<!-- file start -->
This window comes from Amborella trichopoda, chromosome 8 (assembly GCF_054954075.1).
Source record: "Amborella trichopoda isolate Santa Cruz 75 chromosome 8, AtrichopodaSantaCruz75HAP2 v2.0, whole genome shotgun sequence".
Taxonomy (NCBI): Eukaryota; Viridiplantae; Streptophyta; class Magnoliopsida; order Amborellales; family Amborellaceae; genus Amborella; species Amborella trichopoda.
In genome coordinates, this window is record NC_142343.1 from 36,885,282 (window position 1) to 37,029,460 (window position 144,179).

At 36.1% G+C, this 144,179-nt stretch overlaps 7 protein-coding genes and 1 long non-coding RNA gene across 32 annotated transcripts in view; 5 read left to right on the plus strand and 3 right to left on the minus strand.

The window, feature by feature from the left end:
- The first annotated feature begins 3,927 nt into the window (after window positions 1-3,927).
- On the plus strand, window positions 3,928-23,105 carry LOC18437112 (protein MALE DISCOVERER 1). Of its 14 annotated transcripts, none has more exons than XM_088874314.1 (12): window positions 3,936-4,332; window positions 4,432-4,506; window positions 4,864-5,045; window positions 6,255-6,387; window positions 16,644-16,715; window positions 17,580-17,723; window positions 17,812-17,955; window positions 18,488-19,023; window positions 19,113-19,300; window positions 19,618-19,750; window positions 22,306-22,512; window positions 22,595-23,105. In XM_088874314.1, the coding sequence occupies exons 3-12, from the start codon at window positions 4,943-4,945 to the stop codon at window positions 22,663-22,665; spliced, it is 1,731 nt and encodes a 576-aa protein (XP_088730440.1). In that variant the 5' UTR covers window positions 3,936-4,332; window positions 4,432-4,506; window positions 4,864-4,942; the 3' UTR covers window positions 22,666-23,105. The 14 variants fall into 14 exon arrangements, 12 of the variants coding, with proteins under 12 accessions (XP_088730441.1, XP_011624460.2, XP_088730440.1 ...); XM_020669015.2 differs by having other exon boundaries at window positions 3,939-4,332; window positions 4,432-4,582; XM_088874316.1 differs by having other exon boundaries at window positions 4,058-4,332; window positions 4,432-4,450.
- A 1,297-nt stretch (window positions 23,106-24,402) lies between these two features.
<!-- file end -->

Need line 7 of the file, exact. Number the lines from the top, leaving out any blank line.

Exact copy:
- The first annotated feature begins 3,927 nt into the window (after window positions 1-3,927).